In its recent triennial rule-making with respect to exemptions from the prohibition against circumvention of technological measures that control access to copyrighted works, the Librarian of Congress, James H. Billington, has ruled, again, that persons making non infringing uses of older abandonware video games, as described below, will not be subject to the prohibition against circumventing access controls (17 U.S.C. § 1201(a)(1)) during the next three years. Specifically exempt from the prohibition are:

…video games distributed in formats that have become obsolete and that require the original media or hardware as a condition of access, when circumvention is accomplished for the purpose of preservation or archival reproduction of published digital works by a library or archive. A format shall be considered obsolete if the machine or system necessary to render perceptible a work stored in that format is no longer manufactured or is no longer reasonably available in the commercial marketplace.

Dale's Comment: Firstly, despite many reports to the contrary, this is not a wholly new ruling. The 2003 triennial rule-making contained the following very similar exemption:

… video games distributed in formats that have become obsolete and which require the original media or hardware as a condition of access.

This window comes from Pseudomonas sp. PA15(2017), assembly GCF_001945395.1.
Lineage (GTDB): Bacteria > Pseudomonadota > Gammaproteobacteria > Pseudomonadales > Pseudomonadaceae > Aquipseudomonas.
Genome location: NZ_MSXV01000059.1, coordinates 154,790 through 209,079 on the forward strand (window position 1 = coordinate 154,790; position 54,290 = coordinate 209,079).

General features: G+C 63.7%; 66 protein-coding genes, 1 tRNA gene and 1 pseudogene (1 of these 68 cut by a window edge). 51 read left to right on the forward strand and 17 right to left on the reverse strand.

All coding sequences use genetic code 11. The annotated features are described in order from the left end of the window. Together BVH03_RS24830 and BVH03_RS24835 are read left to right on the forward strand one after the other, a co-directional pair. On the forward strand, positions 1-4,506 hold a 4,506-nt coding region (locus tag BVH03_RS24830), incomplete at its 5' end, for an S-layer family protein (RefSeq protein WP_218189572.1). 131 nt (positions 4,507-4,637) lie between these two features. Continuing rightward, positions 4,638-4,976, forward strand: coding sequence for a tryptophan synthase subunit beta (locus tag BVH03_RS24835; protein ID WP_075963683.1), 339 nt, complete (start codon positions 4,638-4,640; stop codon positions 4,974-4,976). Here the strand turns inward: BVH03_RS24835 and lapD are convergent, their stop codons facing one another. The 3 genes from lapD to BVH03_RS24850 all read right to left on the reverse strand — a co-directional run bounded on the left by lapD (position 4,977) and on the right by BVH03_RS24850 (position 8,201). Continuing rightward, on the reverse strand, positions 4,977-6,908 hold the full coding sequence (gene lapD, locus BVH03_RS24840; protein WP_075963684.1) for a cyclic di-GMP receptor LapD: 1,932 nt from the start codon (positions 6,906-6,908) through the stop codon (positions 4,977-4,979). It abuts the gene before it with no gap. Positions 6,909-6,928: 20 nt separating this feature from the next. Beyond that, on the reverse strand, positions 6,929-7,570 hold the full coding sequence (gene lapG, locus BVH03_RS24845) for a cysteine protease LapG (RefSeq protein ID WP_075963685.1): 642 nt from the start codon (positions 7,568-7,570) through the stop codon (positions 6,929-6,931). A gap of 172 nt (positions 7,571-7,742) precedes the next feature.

Indeed, this rulemaking is more restrictive than the previous rulemaking because it now specifically limits such circumvention for preservation purposes as I discuss below.

Secondly, I have read many blog 'interpretations' of this exemption over the last few days (not linked to here for obvious reasons) and most bloggers don't seem to understand this exemption. Most are interpretting this exemption as a free-for-all right to decrypt, copy, distribute and use any abandonware on any system.  My reading of this exemption is much more limited. 

Clearly the circumvention exemption for "archival reproduction of published digital works by a library or archive" doesn't apply to the average gamer.  However, the first portion of the exemption "for the purpose of preservation" would apply to the average gamer.

It appears the average gamer has the right to circumvent technological measures used to protect video games in obsolete formats that are already owned by the user for the purpose of preservation when the gaming console, for instance, is no longer manufactured or reasonably available in the commercial marketplace.